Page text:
JD is Jeff Deist
GH is Guido Hülsmann
JD: You have a chapter in your book called “The Cultural and Spiritual Legacy of Fiat Inflation.” I love this chapter because you demonstrate how an express policy of inflation makes government grow at home and abroad, by financing welfarism and foreign wars. But you go farther at the end of the chapter, and suggest inflation makes us worse people on an individual level. I sense there’s another book you could write on this idea alone.
GH: Actually one of my doctoral students is working on this topic. Let’s see how well he does! One big problem with monetary intervention is that it “de-responsibilizes” us, destroys the virtues in us. It destroys morals from within. The whole point of morals is to lead a successful life. This is something that’s often not sufficiently appreciated because you associate morals with a whole item list of constraints that you put on what people would like to.
GH: Self-sacrifice for the mere sake of sacrifice, rather than in the pursuit of a higher end. But this is not the traditional conception of the virtues, as we find it most notably in the Christian canon of cardinal and theological virtues. These are attitudes, mental dispositions that make for success in life, that make us more successful, not only on our personal way to heaven, but also in our social relations. Now, monetary interventionism destroys this because what is virtuous holds true under the premise that you have clearly defined and protected private property rights, that you have something like responsibility, that if you make a wrong choice, there will be negative feedback because it ultimately falls back on you, you’re responsible for the wrong things that you do. You mess up your social relations, you mess up a friendship, you betray your relatives and your wife and so it will ultimately fall back on you. But, in our society, we do all kinds of things and have the government intervene in various ways, to prevent the cost being too high on people who behave recklessly, both in their social relations and as far as their own individual behavior is concerned. Think of drug consumption or sports that are excessively risky, or of divorce. We are socializing many of the risks associated with such behavior, and this of course cannot fail to destroy virtue from within, and at the end of the process, everybody asks themselves, well, first of all, why should I behave virtuously?”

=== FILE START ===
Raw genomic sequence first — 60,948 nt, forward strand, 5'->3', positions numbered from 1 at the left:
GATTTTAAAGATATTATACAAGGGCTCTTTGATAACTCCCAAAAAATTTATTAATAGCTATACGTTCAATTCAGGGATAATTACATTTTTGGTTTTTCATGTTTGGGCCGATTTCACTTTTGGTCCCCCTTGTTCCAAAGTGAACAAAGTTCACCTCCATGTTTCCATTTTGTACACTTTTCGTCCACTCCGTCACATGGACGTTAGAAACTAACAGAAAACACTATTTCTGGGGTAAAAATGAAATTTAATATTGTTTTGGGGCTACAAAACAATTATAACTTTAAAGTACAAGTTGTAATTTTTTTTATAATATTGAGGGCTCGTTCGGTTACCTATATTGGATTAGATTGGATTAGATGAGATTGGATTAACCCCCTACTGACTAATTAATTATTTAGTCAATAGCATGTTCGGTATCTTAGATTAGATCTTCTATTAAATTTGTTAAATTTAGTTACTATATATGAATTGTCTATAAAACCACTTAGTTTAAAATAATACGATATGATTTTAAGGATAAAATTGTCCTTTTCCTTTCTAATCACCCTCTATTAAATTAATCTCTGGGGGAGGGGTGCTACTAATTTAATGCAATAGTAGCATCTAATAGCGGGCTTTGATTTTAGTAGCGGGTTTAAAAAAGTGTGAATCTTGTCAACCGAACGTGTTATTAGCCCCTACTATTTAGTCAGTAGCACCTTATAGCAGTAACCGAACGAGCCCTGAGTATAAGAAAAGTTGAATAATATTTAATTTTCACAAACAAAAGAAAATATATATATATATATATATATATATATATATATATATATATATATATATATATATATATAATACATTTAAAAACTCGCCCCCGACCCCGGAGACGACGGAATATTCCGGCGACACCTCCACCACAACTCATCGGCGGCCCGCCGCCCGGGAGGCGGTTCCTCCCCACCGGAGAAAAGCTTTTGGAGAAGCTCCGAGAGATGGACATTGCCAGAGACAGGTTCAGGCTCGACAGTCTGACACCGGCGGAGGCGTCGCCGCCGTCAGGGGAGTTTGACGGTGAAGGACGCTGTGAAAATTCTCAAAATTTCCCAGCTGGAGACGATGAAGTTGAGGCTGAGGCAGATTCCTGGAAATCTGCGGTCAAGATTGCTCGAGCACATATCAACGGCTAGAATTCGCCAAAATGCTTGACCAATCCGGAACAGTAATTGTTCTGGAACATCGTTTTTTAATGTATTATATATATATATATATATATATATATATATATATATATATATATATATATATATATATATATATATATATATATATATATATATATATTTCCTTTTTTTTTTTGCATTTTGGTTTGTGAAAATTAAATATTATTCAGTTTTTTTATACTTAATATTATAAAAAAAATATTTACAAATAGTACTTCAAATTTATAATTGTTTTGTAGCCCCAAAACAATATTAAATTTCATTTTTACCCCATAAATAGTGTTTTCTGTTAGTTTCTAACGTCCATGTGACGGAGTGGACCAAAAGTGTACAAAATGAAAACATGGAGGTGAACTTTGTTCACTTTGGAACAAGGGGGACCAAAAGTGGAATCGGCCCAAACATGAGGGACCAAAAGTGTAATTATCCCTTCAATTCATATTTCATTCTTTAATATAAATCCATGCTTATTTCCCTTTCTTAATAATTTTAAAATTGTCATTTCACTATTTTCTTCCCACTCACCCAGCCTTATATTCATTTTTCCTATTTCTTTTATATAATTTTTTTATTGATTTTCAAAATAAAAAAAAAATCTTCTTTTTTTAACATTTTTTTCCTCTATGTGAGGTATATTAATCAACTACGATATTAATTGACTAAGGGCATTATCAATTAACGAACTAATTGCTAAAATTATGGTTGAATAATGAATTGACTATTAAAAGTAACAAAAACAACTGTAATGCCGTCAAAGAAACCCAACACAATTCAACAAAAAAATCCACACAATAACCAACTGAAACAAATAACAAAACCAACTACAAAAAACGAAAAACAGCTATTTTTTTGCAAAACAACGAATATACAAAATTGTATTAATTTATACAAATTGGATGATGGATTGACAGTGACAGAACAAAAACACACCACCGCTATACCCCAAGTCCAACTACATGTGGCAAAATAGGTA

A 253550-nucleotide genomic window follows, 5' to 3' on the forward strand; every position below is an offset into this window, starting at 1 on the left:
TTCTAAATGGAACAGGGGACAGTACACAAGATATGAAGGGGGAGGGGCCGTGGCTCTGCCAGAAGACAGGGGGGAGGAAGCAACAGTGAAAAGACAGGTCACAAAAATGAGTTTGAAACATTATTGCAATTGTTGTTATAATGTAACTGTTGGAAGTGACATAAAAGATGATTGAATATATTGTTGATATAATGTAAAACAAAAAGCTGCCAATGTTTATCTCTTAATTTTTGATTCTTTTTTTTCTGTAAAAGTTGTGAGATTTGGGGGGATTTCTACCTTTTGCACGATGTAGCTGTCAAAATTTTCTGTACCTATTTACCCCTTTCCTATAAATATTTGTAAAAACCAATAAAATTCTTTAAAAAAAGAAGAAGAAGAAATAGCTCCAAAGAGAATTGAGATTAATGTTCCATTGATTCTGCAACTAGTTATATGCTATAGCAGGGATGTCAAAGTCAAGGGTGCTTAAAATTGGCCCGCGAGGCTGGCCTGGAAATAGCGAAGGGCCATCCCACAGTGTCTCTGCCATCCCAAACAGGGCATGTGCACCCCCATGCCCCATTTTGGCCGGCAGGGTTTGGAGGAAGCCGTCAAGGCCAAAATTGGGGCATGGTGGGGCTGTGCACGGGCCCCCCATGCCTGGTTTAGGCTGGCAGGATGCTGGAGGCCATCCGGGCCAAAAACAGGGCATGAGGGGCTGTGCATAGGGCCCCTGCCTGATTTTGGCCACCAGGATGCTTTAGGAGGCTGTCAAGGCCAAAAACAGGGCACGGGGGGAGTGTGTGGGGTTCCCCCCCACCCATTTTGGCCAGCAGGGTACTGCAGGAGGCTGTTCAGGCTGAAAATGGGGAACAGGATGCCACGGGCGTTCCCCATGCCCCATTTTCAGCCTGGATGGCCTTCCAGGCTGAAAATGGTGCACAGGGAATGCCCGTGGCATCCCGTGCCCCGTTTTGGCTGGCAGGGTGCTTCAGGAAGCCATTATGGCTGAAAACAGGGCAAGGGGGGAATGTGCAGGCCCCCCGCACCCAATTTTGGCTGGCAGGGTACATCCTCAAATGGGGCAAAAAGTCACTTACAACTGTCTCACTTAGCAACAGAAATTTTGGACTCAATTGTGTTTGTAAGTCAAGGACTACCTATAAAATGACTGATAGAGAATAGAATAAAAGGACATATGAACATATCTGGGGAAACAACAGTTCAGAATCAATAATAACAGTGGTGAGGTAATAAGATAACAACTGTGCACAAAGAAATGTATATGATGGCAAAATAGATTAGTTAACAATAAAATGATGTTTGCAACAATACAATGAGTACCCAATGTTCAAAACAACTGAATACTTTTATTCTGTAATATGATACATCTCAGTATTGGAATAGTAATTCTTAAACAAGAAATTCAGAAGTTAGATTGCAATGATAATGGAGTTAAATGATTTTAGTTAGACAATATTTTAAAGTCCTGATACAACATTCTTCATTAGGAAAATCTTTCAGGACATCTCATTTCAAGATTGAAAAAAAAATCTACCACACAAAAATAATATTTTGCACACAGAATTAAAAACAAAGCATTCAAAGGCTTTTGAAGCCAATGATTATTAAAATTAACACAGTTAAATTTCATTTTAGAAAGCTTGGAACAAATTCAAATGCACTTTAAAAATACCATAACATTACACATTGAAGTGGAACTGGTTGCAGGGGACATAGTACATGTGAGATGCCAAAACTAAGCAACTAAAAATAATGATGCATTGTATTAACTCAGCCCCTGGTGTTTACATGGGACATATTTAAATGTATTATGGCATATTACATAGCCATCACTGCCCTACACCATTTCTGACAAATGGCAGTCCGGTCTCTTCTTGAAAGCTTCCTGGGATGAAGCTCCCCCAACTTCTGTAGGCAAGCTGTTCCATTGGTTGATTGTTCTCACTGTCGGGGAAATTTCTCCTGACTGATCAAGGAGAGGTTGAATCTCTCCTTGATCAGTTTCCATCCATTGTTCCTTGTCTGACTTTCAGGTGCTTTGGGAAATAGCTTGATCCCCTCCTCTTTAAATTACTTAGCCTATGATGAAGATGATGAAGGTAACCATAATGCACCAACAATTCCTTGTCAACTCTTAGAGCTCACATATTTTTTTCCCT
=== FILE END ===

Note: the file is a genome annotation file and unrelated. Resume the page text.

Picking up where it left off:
Book: The Ethics of Money Production, Chapter 13